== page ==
Pupils try out Jaffa Cakes as part of scientific experiments for International Clinical Trials Day

By Xindi Wei 

Pupils tried out Jaffa Cakes and a less famous brand last month – but it wasn’t in their lunch break.

They were being shown how scientific experiments can produce helpful results – and sometimes end up finding crucial cures.

Children at Oasis Academy South Bank in Lambeth joined patient volunteers and research staff from Guy’s and St Thomas’ NHS Foundation Trust for an online event to find out more about careers in clinical research, nursing and medicine.

Claire O’Neill, public engagement manager at Guy’s and St Thomas’ said: “We were delighted to host Oasis Academy for our first online International Clinical Trials Day event.

“The questions from our young audience showed a real interest in clinical research and careers.

“If you’re looking to find out more and are based in Lambeth, Lewisham and Southwark, I would encourage you to apply to our upcoming summer school in July.”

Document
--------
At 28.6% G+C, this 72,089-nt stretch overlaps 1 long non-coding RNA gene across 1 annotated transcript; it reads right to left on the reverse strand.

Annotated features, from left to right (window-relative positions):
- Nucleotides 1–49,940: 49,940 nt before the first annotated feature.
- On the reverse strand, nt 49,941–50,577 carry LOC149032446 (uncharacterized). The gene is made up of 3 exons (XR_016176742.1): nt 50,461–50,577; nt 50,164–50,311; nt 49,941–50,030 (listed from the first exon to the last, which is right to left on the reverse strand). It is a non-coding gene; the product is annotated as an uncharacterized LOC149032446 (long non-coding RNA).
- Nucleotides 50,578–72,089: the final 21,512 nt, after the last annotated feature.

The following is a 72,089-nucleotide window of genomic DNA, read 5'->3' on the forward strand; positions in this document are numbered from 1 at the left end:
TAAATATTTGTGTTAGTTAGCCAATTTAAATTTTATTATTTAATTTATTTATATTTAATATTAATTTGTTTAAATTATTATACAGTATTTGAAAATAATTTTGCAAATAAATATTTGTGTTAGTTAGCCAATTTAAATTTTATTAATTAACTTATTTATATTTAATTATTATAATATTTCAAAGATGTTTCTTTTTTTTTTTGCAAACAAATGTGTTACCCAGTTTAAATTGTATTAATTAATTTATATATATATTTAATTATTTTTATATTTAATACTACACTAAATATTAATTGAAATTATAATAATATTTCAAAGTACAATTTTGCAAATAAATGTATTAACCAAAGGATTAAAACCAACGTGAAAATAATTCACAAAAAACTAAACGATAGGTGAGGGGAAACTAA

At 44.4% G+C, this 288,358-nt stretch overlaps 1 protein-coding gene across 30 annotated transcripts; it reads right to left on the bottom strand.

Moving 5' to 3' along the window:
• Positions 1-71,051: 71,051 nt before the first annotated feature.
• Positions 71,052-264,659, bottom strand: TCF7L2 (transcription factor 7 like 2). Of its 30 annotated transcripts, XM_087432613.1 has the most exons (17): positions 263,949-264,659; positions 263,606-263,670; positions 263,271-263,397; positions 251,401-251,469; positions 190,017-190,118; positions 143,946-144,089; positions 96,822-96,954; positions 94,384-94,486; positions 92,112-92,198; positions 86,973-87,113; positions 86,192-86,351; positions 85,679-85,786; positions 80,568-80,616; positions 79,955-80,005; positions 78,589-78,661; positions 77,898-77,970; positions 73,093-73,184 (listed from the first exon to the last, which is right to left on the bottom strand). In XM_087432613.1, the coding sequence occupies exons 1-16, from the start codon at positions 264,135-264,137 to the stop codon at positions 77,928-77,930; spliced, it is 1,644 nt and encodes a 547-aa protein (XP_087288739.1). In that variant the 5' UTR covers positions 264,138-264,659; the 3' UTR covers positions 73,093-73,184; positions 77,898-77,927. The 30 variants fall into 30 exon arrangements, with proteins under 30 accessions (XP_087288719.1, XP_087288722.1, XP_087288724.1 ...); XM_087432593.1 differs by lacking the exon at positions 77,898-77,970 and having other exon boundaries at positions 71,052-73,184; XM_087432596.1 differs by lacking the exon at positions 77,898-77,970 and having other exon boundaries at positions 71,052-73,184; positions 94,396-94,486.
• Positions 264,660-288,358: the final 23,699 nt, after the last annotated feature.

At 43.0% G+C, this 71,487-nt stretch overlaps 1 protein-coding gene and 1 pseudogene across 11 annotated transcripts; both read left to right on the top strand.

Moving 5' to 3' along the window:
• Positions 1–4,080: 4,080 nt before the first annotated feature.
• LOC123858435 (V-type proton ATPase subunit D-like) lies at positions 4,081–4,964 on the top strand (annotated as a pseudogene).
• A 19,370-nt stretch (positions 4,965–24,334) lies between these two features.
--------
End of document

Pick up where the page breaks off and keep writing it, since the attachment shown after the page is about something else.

During the event, volunteers from the Research Advisory Group shared their experiences of clinical research and why they volunteer to work with researchers to improve healthcare.

The group explained how the Guy’s and St Thomas’ Biomedical Research Centre brings together academics and clinicians to translate lab-based scientific breakthroughs into potential new treatments, diagnostics and medical technologies for the benefit of patients.

At the end of the event, students worked with their teachers to take part in a mock clinical trial designed by the research team. This involved blind testing the taste of a Jaffa cake versus the taste of a supermarket’s own brand.

Mr Dominic Williams, science teacher at Oasis Academy said: “The range and level of expertise was incredible! The children, especially those interested in healthcare and scientific research, enjoyed hearing from such experts.”

International Clinical Trials Day (May 20) commemorates the launch of James Lind, a ship’s surgeon’s pioneeringclinical trial into the causes of scurvy aboard the HMS Salisbury in 1747, which laid the foundation for modern-day clinical research.

 


 

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